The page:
About a week before the final Cowboys mini-camp began, a moving van pulled up next door to Tony Sparano’s house. Understand, Sparano has been a football coach the past 22 years. Of those, 15 were spent in college and the past seven in the NFL, including the past three with the Dallas Cowboys. He is used to moving around. His family, wife Jeanette and three kids, is used to moving around. In fact, for a three year stretch there, from 2000-2002, the staffs Sparano was on, Cleveland, Washington and Jacksonville, were all fired, counting head coaches Chris Palmer, Marty Schottenheimer and Tom Coughlin. “My kids just start wondering when’s the next time,” Sparano says. So excuse the missus if she got a tad paranoid that day in late May when looking outside she saw a moving van perilously close to her latest house, and factor in she hadn’t talked to her husband all day. Bad karma.
Still under contract with the Cowboys, former assistant head coach Sean Payton asked for permission to talk with Sparano once he became the New Orleans Saints head coach. Payton wanted to hire Sparano as his offensive coordinator after the former Cowboys passing game coordinator worked closely this past year with the one-time New Haven center who was the Cowboys’ running game coordinator. Cowboys head coach Bill Parcells said, nothing doing. Keep your mitts off my guy.
But you got to figure Sparano was devastated. Here was his chance to be an NFL offensive coordinator, yet he was being denied permission to even talk, relegating him to his offensive line and running game-coordinator duties with the Cowboys. Plus, who knows how long Parcells will hang around.
Hence the genesis of the next Cowboys assistant head coach, which he was promoted to once Parcells repaired his staff following the losses of Payton and linebackers coach Gary Gibbs. Even Parcells admitted, “We had a little domestic misunderstanding here during the off-season. You know, these young coaches think the way to get ahead is get a title and get someone to recognize it – I’m being serious, because it’s a frame of the way they have grown up. So titles have become a lot more important in the NFL from an assistant coaches’ point of view than in actuality they really are in my opinion. “And in Tony’s case, Payton is trying to get him down there to be the offensive coordinator, but who do you think is going to be calling the plays in New Orleans? He was doing that to try (to) get him, so I was trying to accommodate people.”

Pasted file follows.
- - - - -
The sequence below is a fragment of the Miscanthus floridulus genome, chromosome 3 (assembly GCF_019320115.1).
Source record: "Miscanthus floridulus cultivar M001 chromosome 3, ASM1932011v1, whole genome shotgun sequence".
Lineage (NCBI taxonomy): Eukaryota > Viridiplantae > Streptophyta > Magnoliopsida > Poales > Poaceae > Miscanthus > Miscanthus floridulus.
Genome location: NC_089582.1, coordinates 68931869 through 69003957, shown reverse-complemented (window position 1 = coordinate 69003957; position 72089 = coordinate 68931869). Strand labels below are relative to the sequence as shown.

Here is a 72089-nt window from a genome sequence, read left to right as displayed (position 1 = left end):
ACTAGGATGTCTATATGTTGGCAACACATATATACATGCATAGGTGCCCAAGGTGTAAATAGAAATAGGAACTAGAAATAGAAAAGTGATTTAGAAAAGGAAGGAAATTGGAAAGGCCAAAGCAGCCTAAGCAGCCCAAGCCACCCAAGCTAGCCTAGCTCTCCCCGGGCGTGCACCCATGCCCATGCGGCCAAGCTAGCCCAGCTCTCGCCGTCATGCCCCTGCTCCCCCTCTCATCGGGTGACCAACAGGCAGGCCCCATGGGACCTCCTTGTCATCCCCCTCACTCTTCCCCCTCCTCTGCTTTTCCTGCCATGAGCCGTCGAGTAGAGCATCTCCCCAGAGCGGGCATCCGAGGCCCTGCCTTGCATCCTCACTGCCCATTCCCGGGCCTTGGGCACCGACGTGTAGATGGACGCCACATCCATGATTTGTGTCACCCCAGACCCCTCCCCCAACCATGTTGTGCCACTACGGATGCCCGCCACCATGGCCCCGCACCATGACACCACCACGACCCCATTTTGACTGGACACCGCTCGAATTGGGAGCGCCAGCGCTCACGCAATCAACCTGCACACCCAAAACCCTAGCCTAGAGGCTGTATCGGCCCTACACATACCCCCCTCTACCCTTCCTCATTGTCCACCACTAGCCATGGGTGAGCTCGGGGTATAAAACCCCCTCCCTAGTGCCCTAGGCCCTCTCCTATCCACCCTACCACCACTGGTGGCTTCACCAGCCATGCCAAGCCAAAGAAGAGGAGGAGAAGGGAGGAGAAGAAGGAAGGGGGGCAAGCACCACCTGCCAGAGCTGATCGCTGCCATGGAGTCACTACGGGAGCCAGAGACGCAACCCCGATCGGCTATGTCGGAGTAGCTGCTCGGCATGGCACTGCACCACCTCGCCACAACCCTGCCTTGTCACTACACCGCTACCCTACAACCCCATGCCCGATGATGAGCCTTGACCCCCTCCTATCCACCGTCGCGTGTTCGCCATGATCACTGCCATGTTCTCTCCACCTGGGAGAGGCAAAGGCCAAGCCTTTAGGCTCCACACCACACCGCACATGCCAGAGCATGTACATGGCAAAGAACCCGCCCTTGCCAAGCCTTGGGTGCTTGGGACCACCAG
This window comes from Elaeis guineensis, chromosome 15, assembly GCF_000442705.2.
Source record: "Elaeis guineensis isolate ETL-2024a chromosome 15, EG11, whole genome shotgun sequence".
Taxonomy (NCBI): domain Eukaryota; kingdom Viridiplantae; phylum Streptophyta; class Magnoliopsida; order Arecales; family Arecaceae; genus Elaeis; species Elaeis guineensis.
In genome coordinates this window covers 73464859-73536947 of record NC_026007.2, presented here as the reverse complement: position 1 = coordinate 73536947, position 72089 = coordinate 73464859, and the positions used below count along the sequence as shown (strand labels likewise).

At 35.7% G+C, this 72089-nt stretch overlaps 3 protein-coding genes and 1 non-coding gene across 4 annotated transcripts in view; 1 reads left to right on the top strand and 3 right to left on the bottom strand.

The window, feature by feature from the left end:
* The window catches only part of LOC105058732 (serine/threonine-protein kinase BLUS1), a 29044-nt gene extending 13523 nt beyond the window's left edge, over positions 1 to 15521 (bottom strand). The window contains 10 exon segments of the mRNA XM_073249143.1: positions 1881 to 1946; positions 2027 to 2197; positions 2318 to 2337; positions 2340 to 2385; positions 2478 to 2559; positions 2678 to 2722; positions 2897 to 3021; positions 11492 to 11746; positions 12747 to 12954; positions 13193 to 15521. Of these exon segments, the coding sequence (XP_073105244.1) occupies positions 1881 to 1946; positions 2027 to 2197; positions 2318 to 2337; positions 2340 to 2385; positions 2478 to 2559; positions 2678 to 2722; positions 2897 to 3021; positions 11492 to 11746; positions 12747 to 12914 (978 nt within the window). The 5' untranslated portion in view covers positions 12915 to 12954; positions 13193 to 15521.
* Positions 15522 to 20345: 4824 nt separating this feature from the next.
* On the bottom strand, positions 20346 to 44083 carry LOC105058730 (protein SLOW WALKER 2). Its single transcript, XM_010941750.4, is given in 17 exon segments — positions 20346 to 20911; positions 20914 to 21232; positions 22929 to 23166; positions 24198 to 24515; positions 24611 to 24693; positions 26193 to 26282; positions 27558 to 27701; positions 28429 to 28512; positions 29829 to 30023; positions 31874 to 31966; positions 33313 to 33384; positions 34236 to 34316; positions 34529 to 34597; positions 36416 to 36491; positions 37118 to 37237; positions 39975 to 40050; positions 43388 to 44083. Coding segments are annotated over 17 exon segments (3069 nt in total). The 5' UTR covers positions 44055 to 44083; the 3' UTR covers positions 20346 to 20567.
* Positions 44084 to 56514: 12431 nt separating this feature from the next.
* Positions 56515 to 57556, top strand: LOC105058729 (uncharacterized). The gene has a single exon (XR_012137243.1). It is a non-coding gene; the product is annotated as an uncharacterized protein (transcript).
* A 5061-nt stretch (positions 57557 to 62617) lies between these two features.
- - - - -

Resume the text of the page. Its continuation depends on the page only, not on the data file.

Mike MacIntyre’s been around a while, working mostly with young players, no matter if it’s been coaching in college or with the Dallas Cowboys. And those young players have been mainly defensive backs, a position experience would be most helpful, but one the Cowboys have very little at once again this year.
Nevertheless, MacIntyre embraces the challenge now that he’s the safeties coach for the Cowboys, promoted after spending three years with the team as an assistant secondary coach, along with handling the defensive quality control responsibilities. But to hear him, not much has changed, other than his title. “I guess the only thing is there might be more criticism if something doesn’t go right,” MacIntyre said. “I’m held a little more accountable for what the safeties do – it’s not like I’m coming in new or anything like that.”
Todd Haley would like to be better known for becoming the Cowboys’ passing game coordinator. He’d probably like to be known as the guy who turned Patrick Crayton from an NAIA Jack-of-all-trades into an NFL receiver. Heck, he’d probably not even mind if everyone recognized him for being the son of Dick Haley, long-time NFL personnel guy with the Steelers and Jets.
But no, bring up the name Todd Haley, and it’s like, “Isn’t he the guy Parcells punched on the sideline?”
Nice claim to fame.
“That was a love tap,” Haley says of the fourth-quarter incident in last season’s Seattle game, precipitated by voicing his displeasure with an official’s call a little too vehemently, evidently irritating Cowboys head coach Bill Parcells, who was doing a nice enough job of voicing his own opinion at the time.
But then that’s Haley, opinionated, outspoken and head-strong – a tad edgy – and why many might have been surprised when Parcells decided to upgrade the responsibilities of this third-year Cowboys wide receiver coach to also include that of the all-important passing coordinator following the departure of Sean Payton.
Confusing as it may be, a Parcells kind of guy.